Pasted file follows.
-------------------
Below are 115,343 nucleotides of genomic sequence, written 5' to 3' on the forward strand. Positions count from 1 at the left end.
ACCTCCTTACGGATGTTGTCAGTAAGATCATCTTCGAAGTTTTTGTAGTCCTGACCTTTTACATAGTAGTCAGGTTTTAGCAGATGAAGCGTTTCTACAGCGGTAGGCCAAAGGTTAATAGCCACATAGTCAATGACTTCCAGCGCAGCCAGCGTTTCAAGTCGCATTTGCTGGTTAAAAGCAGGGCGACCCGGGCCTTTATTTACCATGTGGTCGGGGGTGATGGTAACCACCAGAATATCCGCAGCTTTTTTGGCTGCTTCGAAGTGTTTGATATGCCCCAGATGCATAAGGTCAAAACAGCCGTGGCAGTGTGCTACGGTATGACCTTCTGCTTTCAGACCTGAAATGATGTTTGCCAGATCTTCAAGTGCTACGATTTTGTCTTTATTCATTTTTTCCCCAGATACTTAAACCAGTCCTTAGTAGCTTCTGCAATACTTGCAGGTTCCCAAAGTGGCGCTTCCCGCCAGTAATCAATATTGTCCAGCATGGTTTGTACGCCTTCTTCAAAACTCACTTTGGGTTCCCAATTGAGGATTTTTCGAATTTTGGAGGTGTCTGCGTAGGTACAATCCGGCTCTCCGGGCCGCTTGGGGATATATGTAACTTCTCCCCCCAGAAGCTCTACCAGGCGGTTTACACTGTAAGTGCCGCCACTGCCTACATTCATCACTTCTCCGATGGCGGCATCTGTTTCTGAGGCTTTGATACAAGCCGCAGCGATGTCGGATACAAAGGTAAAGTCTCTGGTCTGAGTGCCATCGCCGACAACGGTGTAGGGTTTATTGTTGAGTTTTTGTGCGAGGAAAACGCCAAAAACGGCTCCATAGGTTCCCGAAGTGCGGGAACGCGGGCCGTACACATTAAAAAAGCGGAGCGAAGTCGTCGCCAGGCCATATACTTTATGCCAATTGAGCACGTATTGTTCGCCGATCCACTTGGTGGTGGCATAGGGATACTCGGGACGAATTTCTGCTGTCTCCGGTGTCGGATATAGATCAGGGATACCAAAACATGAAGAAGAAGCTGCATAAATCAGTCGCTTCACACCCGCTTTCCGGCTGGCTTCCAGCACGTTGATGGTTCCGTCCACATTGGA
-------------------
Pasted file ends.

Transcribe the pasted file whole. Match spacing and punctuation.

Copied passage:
Below are 115,343 nucleotides of genomic sequence, written 5' to 3' on the forward strand. Positions count from 1 at the left end.
ACCTCCTTACGGATGTTGTCAGTAAGATCATCTTCGAAGTTTTTGTAGTCCTGACCTTTTACATAGTAGTCAGGTTTTAGCAGATGAAGCGTTTCTACAGCGGTAGGCCAAAGGTTAATAGCCACATAGTCAATGACTTCCAGCGCAGCCAGCGTTTCAAGTCGCATTTGCTGGTTAAAAGCAGGGCGACCCGGGCCTTTATTTACCATGTGGTCGGGGGTGATGGTAACCACCAGAATATCCGCAGCTTTTTTGGCTGCTTCGAAGTGTTTGATATGCCCCAGATGCATAAGGTCAAAACAGCCGTGGCAGTGTGCTACGGTATGACCTTCTGCTTTCAGACCTGAAATGATGTTTGCCAGATCTTCAAGTGCTACGATTTTGTCTTTATTCATTTTTTCCCCAGATACTTAAACCAGTCCTTAGTAGCTTCTGCAATACTTGCAGGTTCCCAAAGTGGCGCTTCCCGCCAGTAATCAATATTGTCCAGCATGGTTTGTACGCCTTCTTCAAAACTCACTTTGGGTTCCCAATTGAGGATTTTTCGAATTTTGGAGGTGTCTGCGTAGGTACAATCCGGCTCTCCGGGCCGCTTGGGGATATATGTAACTTCTCCCCCCAGAAGCTCTACCAGGCGGTTTACACTGTAAGTGCCGCCACTGCCTACATTCATCACTTCTCCGATGGCGGCATCTGTTTCTGAGGCTTTGATACAAGCCGCAGCGATGTCGGATACAAAGGTAAAGTCTCTGGTCTGAGTGCCATCGCCGACAACGGTGTAGGGTTTATTGTTGAGTTTTTGTGCGAGGAAAACGCCAAAAACGGCTCCATAGGTTCCCGAAGTGCGGGAACGCGGGCCGTACACATTAAAAAAGCGGAGCGAAGTCGTCGCCAGGCCATATACTTTATGCCAATTGAGCACGTATTGTTCGCCGATCCACTTGGTGGTGGCATAGGGATACTCGGGACGAATTTCTGCTGTCTCCGGTGTCGGATATAGATCAGGGATACCAAAACATGAAGAAGAAGCTGCATAAATCAGTCGCTTCACACCCGCTTTCCGGCTGGCTTCCAGCACGTTGATGGTTCCGTCCACATTGGA